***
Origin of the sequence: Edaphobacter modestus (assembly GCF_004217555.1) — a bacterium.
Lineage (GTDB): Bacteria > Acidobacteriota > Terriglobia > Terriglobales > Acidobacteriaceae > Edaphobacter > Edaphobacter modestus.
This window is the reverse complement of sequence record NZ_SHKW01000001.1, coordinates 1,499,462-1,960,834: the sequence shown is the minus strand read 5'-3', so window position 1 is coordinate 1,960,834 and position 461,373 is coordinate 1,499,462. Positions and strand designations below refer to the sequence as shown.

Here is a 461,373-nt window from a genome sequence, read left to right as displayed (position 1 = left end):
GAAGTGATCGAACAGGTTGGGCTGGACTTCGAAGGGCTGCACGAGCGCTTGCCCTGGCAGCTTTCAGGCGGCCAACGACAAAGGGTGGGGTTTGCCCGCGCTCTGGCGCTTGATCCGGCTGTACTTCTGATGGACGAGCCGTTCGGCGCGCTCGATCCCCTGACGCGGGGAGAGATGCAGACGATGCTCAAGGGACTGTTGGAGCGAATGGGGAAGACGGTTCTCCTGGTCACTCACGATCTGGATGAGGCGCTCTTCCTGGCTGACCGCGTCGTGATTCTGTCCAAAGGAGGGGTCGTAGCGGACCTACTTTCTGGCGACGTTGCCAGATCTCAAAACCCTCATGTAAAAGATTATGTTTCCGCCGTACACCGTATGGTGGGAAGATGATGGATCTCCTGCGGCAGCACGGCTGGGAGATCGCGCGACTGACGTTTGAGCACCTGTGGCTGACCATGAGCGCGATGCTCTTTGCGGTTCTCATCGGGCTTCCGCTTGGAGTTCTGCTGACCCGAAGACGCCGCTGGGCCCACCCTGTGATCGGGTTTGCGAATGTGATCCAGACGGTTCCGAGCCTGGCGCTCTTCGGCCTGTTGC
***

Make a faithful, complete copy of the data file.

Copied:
Origin of the sequence: Edaphobacter modestus (assembly GCF_004217555.1) — a bacterium.
Lineage (GTDB): Bacteria > Acidobacteriota > Terriglobia > Terriglobales > Acidobacteriaceae > Edaphobacter > Edaphobacter modestus.
This window is the reverse complement of sequence record NZ_SHKW01000001.1, coordinates 1,499,462-1,960,834: the sequence shown is the minus strand read 5'-3', so window position 1 is coordinate 1,960,834 and position 461,373 is coordinate 1,499,462. Positions and strand designations below refer to the sequence as shown.

Here is a 461,373-nt window from a genome sequence, read left to right as displayed (position 1 = left end):
GAAGTGATCGAACAGGTTGGGCTGGACTTCGAAGGGCTGCACGAGCGCTTGCCCTGGCAGCTTTCAGGCGGCCAACGACAAAGGGTGGGGTTTGCCCGCGCTCTGGCGCTTGATCCGGCTGTACTTCTGATGGACGAGCCGTTCGGCGCGCTCGATCCCCTGACGCGGGGAGAGATGCAGACGATGCTCAAGGGACTGTTGGAGCGAATGGGGAAGACGGTTCTCCTGGTCACTCACGATCTGGATGAGGCGCTCTTCCTGGCTGACCGCGTCGTGATTCTGTCCAAAGGAGGGGTCGTAGCGGACCTACTTTCTGGCGACGTTGCCAGATCTCAAAACCCTCATGTAAAAGATTATGTTTCCGCCGTACACCGTATGGTGGGAAGATGATGGATCTCCTGCGGCAGCACGGCTGGGAGATCGCGCGACTGACGTTTGAGCACCTGTGGCTGACCATGAGCGCGATGCTCTTTGCGGTTCTCATCGGGCTTCCGCTTGGAGTTCTGCTGACCCGAAGACGCCGCTGGGCCCACCCTGTGATCGGGTTTGCGAATGTGATCCAGACGGTTCCGAGCCTGGCGCTCTTCGGCCTGTTGC